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Greek socialist leader warns of deeper recession
ATHENS (Reuters) - Greece needs more time to implement austerity cuts because its recession this year will be deeper than forecast, a Greek coalition leader told its lenders on Saturday, stepping up the country's efforts to win concessions on a bailout package.
Faced with growing anger from cash-strapped voters, Greece's conservative-led government has been aggressively pushing for changes to the policies in a deeply unpopular 130 billion euro ($162.6 billion) bailout deal struck earlier this year.
Socialist leader Evangelos Venizelos pressed the government's case at a meeting with top officials from the so-called troika of European Union, International Monetary Fund and European Central Bank lenders in Athens to review Greece's faltering progress on its pledges.
"Mr. Venizelos insisted on the need to agree on a new, updated medium-term fiscal strategy programme," a statement from his office said on Saturday.
"He raised the issue of revising the bailout in line with the procedures foreseen in it and extending the time period of the fiscal adjustment to three years."
Venizelos, whose PASOK party is one of three in Greece's coalition government, negotiated the bailout when he was finance minister in an earlier government, but has since called for three more years to implement cuts included in the rescue plan.
With Greece's economy set to contract by more than 5 percent in 2012, its fifth straight year of recession, and with almost one in four Greeks jobless, the government says the austerity plan has become intolerable.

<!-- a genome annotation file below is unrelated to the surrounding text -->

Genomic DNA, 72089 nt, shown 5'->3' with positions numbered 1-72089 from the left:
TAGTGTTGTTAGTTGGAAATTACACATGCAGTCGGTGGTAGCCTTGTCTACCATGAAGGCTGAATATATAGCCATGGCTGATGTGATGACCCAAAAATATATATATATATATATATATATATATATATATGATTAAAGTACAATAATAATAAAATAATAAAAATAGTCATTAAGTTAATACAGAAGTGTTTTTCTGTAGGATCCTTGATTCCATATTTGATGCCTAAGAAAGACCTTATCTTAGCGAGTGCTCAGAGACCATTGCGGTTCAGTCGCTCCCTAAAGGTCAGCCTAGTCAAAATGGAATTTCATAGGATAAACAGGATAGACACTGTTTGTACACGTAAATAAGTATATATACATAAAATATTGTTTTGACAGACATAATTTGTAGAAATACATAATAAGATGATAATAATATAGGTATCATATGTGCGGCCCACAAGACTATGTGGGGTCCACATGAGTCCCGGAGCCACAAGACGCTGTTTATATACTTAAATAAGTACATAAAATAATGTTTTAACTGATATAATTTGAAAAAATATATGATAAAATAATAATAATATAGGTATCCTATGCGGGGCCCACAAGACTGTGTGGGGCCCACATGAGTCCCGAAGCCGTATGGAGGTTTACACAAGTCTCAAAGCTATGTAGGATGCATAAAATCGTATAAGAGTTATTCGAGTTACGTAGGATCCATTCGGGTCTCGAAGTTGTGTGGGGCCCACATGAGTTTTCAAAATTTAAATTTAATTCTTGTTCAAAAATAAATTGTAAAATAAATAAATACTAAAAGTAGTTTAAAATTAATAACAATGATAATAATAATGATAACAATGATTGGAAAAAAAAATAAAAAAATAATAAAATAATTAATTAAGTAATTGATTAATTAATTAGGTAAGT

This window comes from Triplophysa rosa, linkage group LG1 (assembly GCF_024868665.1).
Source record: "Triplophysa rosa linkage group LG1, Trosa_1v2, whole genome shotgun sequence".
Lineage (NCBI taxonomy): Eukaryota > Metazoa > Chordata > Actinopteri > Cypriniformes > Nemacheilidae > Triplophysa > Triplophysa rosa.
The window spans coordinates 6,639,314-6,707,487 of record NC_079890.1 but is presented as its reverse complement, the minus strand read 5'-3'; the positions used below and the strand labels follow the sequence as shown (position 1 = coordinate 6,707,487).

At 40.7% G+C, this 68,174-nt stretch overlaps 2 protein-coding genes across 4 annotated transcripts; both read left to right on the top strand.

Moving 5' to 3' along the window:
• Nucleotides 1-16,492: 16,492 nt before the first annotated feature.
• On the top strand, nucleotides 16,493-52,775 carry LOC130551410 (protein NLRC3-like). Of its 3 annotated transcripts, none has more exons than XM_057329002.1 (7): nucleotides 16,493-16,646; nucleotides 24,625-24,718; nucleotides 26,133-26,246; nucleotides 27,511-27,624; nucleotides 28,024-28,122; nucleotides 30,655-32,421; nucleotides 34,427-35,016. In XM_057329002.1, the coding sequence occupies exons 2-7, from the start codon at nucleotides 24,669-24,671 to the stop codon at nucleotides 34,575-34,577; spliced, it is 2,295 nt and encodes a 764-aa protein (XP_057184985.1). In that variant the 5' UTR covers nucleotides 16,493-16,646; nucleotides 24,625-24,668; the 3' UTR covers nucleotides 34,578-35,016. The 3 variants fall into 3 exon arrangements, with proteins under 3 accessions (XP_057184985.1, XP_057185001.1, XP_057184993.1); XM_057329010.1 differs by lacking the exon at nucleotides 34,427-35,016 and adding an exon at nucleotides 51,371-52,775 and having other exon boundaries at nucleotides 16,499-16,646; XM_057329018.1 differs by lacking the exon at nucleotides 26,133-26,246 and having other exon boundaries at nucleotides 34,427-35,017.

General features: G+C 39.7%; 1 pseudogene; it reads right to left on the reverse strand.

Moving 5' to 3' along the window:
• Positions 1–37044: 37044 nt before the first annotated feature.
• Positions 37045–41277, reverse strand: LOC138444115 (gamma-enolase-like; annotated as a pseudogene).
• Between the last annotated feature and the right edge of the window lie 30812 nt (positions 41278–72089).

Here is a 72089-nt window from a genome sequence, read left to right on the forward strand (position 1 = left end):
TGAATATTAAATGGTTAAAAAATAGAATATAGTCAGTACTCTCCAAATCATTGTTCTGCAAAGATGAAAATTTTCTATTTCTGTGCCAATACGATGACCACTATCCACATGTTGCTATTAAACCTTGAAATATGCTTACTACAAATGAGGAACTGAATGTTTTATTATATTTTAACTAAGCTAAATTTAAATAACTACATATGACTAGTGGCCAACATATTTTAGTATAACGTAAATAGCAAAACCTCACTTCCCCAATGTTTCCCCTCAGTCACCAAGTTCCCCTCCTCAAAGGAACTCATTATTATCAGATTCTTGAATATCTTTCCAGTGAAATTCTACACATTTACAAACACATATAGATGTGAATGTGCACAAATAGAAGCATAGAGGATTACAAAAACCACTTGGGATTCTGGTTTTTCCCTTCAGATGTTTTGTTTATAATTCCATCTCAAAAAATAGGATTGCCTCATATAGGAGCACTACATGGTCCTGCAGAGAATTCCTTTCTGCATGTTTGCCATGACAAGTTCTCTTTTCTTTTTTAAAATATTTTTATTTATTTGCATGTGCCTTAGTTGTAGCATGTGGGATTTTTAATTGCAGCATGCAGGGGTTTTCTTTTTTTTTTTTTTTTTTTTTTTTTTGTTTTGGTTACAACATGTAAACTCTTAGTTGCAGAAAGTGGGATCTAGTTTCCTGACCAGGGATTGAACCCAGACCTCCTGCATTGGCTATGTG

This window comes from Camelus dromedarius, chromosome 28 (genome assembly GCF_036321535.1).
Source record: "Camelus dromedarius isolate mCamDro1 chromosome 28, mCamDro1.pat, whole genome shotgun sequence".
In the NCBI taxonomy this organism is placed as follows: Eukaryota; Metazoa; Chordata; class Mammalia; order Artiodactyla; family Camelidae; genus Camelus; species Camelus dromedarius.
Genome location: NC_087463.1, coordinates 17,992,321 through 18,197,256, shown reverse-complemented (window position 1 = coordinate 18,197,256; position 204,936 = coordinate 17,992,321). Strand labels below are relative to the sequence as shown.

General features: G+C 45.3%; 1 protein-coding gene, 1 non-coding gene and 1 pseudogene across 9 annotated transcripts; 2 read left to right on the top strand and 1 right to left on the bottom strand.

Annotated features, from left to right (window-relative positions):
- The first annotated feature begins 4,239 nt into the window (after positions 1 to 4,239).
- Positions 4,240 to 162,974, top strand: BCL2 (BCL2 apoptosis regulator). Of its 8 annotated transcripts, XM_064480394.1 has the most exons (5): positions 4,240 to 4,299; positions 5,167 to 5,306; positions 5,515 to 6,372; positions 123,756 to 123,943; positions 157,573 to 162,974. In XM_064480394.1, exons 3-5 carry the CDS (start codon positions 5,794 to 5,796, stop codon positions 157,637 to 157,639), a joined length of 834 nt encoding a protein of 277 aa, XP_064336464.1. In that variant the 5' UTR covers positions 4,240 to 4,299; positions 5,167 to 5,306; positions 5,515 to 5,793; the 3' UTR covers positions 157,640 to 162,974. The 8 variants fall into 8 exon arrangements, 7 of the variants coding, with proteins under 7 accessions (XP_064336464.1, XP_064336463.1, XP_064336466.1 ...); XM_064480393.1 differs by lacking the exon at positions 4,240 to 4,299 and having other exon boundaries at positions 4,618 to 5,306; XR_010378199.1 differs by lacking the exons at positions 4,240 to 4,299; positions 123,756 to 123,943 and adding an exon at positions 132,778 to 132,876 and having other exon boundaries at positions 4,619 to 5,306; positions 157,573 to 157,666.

Athens, due to run out of cash in weeks without further support from its lenders, has fallen behind agreed targets partly due to a two-month political limbo of repeat elections.
Euro zone officials have warned the country will get no further cash until they are convinced Athens is back on track with its rescue programme that calls for reforms including slimming down its bloated public sector.
Inspectors from the troika began a short initial visit this week to meet ministers in the new government, and are due to return later this month for discussions on Greece's progress in meeting its targets.
On Friday, in his first policy speech since taking office, Prime Minister Antonis Samaras said his aim was not to demand a change of the goals set in the bailout deal, but in the austerity policies imposed to meet them.
That won a sharp rebuke from the emboldened radical leftist Syriza party that came second in the June 17 vote. It accused the government of backtracking on its pre-election promise to overhaul the entire bailout programme.
"The renegotiation of the bailout ended on Sunday, June 17," its charismatic leader Alexis Tsipras told parliament during a debate ahead of a confidence vote on Sunday.
"You talked of a programme that has missed its targets. Doesn't the derailment of the bailout plan prove its failure?"
A Metron Analysis opinion poll published by weekly newspaper Ependytis on Saturday showed Greeks are equally split on whether the country should stick to the agreed bailout terms or ditch them.
The poll showed 48 percent were in favour of sticking with the bailout and efforts to improve it, while another 48 percent felt it should be renounced for having failed.
(Writing by Deepa Babington; Editing by Pravin Char)
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